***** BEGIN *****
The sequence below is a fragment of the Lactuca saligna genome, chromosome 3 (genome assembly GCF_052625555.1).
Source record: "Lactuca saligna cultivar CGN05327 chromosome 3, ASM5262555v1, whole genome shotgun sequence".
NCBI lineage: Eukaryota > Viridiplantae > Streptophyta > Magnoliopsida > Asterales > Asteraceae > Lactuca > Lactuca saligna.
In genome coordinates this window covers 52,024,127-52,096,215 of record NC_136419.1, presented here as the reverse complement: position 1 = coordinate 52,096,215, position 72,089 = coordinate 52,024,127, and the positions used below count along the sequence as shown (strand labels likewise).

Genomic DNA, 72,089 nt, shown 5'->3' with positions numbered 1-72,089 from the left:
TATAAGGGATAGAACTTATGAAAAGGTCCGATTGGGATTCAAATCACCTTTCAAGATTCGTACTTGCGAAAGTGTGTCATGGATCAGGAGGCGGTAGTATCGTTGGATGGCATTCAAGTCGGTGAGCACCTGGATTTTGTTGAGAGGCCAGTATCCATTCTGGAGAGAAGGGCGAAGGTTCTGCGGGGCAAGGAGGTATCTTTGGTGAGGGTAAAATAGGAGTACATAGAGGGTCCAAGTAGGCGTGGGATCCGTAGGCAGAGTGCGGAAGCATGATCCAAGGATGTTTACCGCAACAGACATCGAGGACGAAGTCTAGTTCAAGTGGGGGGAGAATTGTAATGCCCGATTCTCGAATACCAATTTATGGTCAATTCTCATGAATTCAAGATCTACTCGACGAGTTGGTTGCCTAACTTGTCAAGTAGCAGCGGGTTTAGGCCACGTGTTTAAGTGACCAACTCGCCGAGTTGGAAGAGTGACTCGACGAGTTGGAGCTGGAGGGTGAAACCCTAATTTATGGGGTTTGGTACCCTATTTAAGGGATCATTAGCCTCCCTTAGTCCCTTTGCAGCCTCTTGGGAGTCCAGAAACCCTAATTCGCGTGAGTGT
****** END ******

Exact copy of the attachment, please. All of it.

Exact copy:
The sequence below is a fragment of the Lactuca saligna genome, chromosome 3 (genome assembly GCF_052625555.1).
Source record: "Lactuca saligna cultivar CGN05327 chromosome 3, ASM5262555v1, whole genome shotgun sequence".
NCBI lineage: Eukaryota > Viridiplantae > Streptophyta > Magnoliopsida > Asterales > Asteraceae > Lactuca > Lactuca saligna.
In genome coordinates this window covers 52,024,127-52,096,215 of record NC_136419.1, presented here as the reverse complement: position 1 = coordinate 52,096,215, position 72,089 = coordinate 52,024,127, and the positions used below count along the sequence as shown (strand labels likewise).

Genomic DNA, 72,089 nt, shown 5'->3' with positions numbered 1-72,089 from the left:
TATAAGGGATAGAACTTATGAAAAGGTCCGATTGGGATTCAAATCACCTTTCAAGATTCGTACTTGCGAAAGTGTGTCATGGATCAGGAGGCGGTAGTATCGTTGGATGGCATTCAAGTCGGTGAGCACCTGGATTTTGTTGAGAGGCCAGTATCCATTCTGGAGAGAAGGGCGAAGGTTCTGCGGGGCAAGGAGGTATCTTTGGTGAGGGTAAAATAGGAGTACATAGAGGGTCCAAGTAGGCGTGGGATCCGTAGGCAGAGTGCGGAAGCATGATCCAAGGATGTTTACCGCAACAGACATCGAGGACGAAGTCTAGTTCAAGTGGGGGGAGAATTGTAATGCCCGATTCTCGAATACCAATTTATGGTCAATTCTCATGAATTCAAGATCTACTCGACGAGTTGGTTGCCTAACTTGTCAAGTAGCAGCGGGTTTAGGCCACGTGTTTAAGTGACCAACTCGCCGAGTTGGAAGAGTGACTCGACGAGTTGGAGCTGGAGGGTGAAACCCTAATTTATGGGGTTTGGTACCCTATTTAAGGGATCATTAGCCTCCCTTAGTCCCTTTGCAGCCTCTTGGGAGTCCAGAAACCCTAATTCGCGTGAGTGT